In an attempt to keep our content accurate and representative of evolving scholarship, we invite you to give feedback on any information in this article.

    This site is protected by reCAPTCHA and the Google Privacy Policy and Terms of Service apply.


    ARTICLE

    KK Hebbar (b. 1911; d. 1996)

    Map Academy

    Articles are written collaboratively by the EIA editors. More information on our team, their individual bios, and our approach to writing can be found on our About pages. We also welcome feedback and all articles include a bibliography (see below).

    Born in Kattingeri, near Udupi, Karnataka, Kattingeri Krishna Hebbar was an artist, dancer and sculptor known for his portraits, landscapes and line drawings made using oil paints, poster colours and pen and ink on canvas and paper. His work reflects the influence of Impressionism and Expressionism as well as the Neoimpressionist technique of Pointillism, of which he is the first known practitioner in India. He was also a key member of the Bombay Progressive Artists’ Group (PAG).

    Hebbar received a diploma from the Sir JJ School of Art, Bombay (now Mumbai), in 1938 and took up a teaching position at the institution in 1940. Although trained in Western Academic modes, Hebbar’s exposure to the works of Modernists such as Amrita Sher-Gil during his studies was instrumental in shaping his creative vocabulary, which was informed by memory and imagination. He initially experimented with the mediums and pictorial styles of traditional Indian painting, such as the frescoes at the Ajanta Caves and Mughal, Jain and Rajasthani miniatures. However, dissatisfied with the themes and formulaic nature of these traditional styles, he sought a visual language rooted in the vernacular artistic and cultural traditions, particularly the performing arts, of Karnataka, as well as Western influences he acquired from his studies abroad at the Academie Julian and Ecole Estienne, Paris (1949–50).

    In his early work, Hebbar drew heavily on the themes of rural life and performing traditions, depicting market scenes, agricultural activities, community gatherings and folk music and theatre performances. Inspired by Paul Gauguin’s Primitivist art, Hebbar’s work during this period featured several dark-skinned figures, such as in Lady from Kerala (1954). He subsequently incorporated social and political subject matter as well as themes of scientific progress and technological advancement to balance his preoccupations with mythology, temple sculptures and the performing arts, while also transitioning to a more abstract style, catalysed by his travels to China and Indonesia. However, his works continued featuring sinuous lines, exemplified in his series of pen-and-ink paintings of dancers and musicians that were published by writer Mulk Raj Anand in the book The Singing Line (1964). They are further demonstrated in his sketches of dance and theatre forms such as Kathak and Yakshagana. Hebbar was also interested in classical literature; his Silappadikaram series (1964), which was featured in The Illustrated Weekly of India, bore motifs from the eponymous Tamil literary classic.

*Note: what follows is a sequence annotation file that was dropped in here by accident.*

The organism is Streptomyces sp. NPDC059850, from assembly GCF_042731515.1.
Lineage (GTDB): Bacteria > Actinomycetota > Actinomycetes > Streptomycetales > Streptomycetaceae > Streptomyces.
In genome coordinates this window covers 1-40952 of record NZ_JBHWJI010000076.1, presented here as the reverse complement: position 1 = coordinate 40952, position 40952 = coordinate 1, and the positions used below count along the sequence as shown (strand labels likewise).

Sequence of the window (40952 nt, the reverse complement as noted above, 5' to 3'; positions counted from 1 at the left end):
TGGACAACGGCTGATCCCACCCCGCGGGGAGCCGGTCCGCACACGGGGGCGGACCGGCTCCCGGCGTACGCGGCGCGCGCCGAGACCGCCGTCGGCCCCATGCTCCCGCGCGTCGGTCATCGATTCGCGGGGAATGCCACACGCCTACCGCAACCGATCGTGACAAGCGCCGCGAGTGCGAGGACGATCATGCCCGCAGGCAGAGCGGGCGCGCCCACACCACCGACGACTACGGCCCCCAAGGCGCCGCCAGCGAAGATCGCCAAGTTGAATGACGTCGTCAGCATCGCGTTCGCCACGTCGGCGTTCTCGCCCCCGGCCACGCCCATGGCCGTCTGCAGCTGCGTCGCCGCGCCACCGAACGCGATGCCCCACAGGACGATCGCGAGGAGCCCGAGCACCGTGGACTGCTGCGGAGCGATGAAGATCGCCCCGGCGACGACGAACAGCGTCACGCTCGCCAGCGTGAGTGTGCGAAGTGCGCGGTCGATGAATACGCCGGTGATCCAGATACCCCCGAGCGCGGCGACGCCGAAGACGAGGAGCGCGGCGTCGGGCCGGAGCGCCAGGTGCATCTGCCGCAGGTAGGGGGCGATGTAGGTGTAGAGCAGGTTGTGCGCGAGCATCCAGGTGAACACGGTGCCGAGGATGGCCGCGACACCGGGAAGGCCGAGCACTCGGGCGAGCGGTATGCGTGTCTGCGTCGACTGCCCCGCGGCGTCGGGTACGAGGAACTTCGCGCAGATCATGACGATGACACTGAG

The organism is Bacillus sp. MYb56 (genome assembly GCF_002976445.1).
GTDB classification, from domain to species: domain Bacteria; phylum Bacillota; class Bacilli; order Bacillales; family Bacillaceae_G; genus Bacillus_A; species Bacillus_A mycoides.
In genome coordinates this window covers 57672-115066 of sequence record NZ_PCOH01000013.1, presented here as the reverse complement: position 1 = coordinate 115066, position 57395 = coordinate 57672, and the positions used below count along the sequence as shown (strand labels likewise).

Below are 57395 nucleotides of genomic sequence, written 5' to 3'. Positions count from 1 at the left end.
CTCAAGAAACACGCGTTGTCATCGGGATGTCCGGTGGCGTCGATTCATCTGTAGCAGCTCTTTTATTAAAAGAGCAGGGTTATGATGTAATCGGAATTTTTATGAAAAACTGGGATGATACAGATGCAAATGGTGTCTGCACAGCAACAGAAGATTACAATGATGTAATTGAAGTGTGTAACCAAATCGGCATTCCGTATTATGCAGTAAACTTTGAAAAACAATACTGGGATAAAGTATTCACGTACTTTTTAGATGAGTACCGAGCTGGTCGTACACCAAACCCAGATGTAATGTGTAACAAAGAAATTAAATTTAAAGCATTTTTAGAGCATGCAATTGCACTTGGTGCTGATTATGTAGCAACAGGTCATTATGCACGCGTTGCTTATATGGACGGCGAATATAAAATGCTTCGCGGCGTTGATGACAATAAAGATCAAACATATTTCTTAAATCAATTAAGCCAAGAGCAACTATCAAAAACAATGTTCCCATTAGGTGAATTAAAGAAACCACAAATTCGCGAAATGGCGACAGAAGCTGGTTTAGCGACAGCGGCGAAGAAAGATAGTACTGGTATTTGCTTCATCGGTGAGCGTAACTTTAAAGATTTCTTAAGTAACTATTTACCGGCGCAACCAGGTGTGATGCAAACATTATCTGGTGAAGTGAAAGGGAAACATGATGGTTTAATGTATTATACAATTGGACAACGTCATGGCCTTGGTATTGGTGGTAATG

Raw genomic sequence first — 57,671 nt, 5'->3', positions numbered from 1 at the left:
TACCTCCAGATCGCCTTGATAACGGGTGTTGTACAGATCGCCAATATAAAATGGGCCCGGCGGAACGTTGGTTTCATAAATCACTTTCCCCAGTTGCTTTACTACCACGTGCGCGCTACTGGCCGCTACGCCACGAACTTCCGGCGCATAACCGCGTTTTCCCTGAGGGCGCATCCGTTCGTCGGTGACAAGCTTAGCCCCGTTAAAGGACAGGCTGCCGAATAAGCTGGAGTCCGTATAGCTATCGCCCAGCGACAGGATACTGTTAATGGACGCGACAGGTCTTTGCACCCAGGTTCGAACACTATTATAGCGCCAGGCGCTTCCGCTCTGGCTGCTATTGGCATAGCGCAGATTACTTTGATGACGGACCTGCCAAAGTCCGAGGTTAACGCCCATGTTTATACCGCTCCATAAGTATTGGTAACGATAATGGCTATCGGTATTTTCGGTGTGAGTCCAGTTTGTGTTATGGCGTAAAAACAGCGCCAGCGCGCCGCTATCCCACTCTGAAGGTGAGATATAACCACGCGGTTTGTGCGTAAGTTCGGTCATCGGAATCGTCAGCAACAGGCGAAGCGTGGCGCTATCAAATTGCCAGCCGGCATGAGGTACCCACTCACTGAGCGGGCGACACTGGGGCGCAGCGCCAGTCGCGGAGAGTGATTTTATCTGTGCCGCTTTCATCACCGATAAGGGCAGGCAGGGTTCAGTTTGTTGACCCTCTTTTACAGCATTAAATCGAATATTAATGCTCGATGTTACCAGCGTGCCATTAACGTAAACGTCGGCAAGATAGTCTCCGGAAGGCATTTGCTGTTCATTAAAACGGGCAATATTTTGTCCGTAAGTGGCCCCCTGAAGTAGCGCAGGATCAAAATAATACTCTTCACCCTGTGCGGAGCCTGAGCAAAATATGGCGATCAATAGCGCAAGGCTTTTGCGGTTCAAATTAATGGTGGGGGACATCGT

Apart from figurative works, Hebbar also made several portraits; he was commissioned to make portraits of Jawaharlal Nehru and Indira Gandhi, especially during the rise of Nehruvian politics. He did not, however, limit himself to commissioned portraiture, also making portraits of his family, friends, contemporaries and himself. While his official portraits were more academic in style, he brought a greater degree of abstraction and expressiveness into his personal portraits.

    He participated in numerous international and national exhibitions, such as at the Venice Biennale (1955); the Sao Paulo Biennale (1959); Vadehra Art Gallery, New Delhi (1993); Jehangir Art Gallery (1980, 1987, 1997); and Galerie Mirchandani + Steinruecke, Mumbai (2009). He received the Padma Shri in 1961 and the Padma Bhushan in 1989.

    Hebbar died in 1996 in Mumbai.

     
    Bibliography

    Contractor, Anahite. “Kattingeri Krishna Hebbar.” In Manifestations II: Indian Art in the 20th Century. New Delhi: Delhi Art Gallery, 2004.

    Gallery 7. “Kattingeri Krishna Hebbar.” Accessed September 20, 2020. https://www.gallery7.com/artists-work.php?id=NDQ=.

    Gehi, Reema. “Look Back in Colour.” Mumbai Mirror, February 25, 2012. https://mumbaimirror.indiatimes.com/mumbai/other/look-back-in-colour/articleshow/16209312.cms.

    Hebbar Gallery and Art Centre. “K K Hebbar— Biography.” Accessed September 29, 2020. http://hebbargalleryandartscentre.com/k-k-hebbar/.

    Jayaram, Suresh. “A Humanistic Vision.” Hebbar Gallery and Art Centre. Accessed September 20, 2020. http://hebbargalleryandartscentre.com/a-humanistic-vision/.

    Jhaveri, Amrita. A Guide to 101 Modern & Contemporary Indian Artists. Mumbai: India Book House Pvt. Ltd., 2005.

    Nair, Shraddha. “‘Singing Lines’: The Rhythms of K K Hebbar.” Deccan Chronicle, September 06, 2019. https://www.deccanchronicle.com/lifestyle/books-and-art/060919/singing-lines-the-rhythms-of-k-k-hebbar.html.

    Saffronart. “K K Hebbar.” Accessed September 20, 2020. https://www.saffronart.com/artists/k-k-hebbar.

    Feedback
     
    Related Content
    loading